E Paul Krugman Wants To Bless Us, But It Is Mostly For Wall Street

Krugman revisits early efforts by the US government and newly formed central bank, to cope with speculation, a credit crisis, and a run on the Bank of the US. I looked into that episode a little more:

 In late December of 1791, the price of securities began to increase once again, and the eventual crash in March of 1792 caused many investors to panic and withdraw their money from the Bank of the United States.[1] One of the primary causes of the sudden run on the bank was the failure of a scheme created by William Duer, Alexander Macomb and other bankers in the winter of 1791. Duer and Macomb’s plan was to use large loans to gain control of the US debt securities market because other investors needed those securities to make payments on stocks in the Bank of the United States.[2] [Emphasis mine]

...As Duer and Macomb defaulted on their contracts and found themselves in prison, the price of securities fell more than 20%, all in the matter of weeks.[2]

This hoarding of bonds was not structured finance as we see happening in modern times. It was an attempt to corner the market so that those who used bonds would have to pay more for them. Hamilton kicked in a brilliant plan to restore confidence to the markets:

...In a series of letters to Seton at the Bank of New York, Hamilton introduced several measures to restore normalcy to the securities market. Hamilton encouraged the bank to continue offering loans collateralized by US debt securities, but at a slightly increased rate of interest – seven percent instead of six.[3] In order to persuade the Bank of New York to lend during the panic...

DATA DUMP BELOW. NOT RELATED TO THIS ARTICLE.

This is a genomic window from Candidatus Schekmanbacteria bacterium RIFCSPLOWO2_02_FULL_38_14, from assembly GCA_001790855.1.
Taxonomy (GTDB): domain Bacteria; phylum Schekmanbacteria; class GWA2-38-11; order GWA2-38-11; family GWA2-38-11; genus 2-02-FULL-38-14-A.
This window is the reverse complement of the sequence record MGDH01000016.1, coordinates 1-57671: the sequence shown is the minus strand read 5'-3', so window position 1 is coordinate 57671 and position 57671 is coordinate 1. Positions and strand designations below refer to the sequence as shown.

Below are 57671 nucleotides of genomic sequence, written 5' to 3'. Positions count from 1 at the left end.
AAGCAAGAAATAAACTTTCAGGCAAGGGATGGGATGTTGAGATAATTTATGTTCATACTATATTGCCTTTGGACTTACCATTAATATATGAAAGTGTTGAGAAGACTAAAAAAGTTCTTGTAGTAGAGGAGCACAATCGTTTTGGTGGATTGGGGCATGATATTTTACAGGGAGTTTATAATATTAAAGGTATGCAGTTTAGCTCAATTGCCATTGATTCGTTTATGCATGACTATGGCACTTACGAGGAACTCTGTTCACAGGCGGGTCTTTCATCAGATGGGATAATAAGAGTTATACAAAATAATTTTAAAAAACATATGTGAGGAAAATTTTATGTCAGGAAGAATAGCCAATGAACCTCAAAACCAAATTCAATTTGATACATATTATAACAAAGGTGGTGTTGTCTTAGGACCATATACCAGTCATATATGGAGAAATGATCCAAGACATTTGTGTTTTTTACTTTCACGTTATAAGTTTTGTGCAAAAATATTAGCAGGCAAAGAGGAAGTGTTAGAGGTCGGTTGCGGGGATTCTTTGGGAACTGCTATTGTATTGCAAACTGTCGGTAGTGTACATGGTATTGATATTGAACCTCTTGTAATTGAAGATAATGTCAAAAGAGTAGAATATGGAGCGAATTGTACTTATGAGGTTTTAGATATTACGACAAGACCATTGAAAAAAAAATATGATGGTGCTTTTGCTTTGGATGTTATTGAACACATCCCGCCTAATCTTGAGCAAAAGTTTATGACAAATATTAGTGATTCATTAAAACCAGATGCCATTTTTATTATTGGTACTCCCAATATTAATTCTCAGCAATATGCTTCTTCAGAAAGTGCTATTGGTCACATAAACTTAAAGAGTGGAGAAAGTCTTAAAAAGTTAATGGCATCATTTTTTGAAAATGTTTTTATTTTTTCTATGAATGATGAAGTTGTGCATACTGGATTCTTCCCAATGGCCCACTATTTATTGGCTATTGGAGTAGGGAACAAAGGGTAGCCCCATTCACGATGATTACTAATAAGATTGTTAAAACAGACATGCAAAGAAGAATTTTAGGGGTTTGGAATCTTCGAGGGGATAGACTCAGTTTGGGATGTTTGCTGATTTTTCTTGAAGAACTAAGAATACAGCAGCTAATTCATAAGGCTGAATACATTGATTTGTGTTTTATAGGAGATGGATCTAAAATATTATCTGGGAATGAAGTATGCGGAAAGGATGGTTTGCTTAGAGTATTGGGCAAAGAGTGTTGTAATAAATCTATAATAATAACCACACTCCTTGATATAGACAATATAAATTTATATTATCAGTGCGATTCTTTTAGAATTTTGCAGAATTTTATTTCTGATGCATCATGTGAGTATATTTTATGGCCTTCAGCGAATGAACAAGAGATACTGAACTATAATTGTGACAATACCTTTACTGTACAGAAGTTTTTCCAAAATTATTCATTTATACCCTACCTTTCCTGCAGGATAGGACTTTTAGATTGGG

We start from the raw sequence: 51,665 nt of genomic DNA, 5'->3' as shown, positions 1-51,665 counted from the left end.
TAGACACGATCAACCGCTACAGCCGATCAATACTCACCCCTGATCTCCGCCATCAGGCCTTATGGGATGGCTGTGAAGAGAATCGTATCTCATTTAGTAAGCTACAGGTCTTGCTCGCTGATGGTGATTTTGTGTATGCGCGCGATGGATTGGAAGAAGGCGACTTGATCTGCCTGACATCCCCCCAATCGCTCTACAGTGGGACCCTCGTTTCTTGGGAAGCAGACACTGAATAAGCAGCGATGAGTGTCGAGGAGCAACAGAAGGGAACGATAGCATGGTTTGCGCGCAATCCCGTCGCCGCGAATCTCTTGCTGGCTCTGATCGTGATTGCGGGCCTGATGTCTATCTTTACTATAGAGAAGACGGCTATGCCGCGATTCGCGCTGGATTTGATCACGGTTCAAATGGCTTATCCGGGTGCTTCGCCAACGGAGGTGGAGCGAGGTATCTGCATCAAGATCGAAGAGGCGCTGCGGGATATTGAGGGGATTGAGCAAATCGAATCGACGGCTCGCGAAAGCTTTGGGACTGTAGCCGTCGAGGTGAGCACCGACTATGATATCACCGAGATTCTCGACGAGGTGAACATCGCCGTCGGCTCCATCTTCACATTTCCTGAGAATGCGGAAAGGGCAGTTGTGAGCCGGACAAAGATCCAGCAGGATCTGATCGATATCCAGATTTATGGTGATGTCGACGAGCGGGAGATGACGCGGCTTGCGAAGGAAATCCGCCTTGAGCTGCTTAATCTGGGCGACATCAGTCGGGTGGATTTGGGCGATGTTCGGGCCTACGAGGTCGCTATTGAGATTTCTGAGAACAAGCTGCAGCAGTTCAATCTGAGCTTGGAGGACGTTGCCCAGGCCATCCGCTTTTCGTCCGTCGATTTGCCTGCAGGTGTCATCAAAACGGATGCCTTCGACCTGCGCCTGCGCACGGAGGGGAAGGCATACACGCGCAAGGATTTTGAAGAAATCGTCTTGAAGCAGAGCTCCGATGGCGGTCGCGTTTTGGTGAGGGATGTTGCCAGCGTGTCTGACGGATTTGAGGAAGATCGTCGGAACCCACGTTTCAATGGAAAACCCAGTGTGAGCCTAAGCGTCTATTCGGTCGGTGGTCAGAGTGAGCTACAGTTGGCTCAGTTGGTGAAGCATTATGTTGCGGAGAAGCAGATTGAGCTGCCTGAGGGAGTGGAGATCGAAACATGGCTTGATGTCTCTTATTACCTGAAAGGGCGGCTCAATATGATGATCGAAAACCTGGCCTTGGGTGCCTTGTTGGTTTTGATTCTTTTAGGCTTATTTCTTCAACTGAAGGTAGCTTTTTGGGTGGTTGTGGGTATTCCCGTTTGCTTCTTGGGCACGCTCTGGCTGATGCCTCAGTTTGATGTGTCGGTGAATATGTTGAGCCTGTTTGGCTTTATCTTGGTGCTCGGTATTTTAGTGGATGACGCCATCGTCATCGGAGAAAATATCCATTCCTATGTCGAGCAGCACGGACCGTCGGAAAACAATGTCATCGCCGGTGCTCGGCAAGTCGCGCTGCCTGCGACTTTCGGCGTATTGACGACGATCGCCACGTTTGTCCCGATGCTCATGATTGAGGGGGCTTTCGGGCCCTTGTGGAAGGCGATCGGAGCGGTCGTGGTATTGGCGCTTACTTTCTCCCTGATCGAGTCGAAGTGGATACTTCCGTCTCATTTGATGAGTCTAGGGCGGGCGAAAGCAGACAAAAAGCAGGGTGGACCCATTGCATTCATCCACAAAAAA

The central bank promised to purchase excessive collateral from the lending institutions. It turns out that Hamilton's efforts were decidedly CounterCyclical, as opposed to the procyclical efforts to withdraw credit in times of distress and flood the system with credit when times are good!

Hamilton preceded and succeeded in implementing Bagehot's Dictum, which is:

Lend freely, against good collateral, at a penalty rate" is still considered the gold standard for managing a financial panic as the "lender of last resort.

One wonders if the central bank forgot to be the lender of last resort in 2008? Continuing to offer loans was something missing from the Ben Bernanke plan of 2008. The Commercial Paper Market imploded and no efforts were made to revive it, and it destroyed real estate markets everywhere, even where many of the loans were sound.

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Disclosure: I am not an investment counselor nor am I an attorney so my views are not to be considered investment advice.

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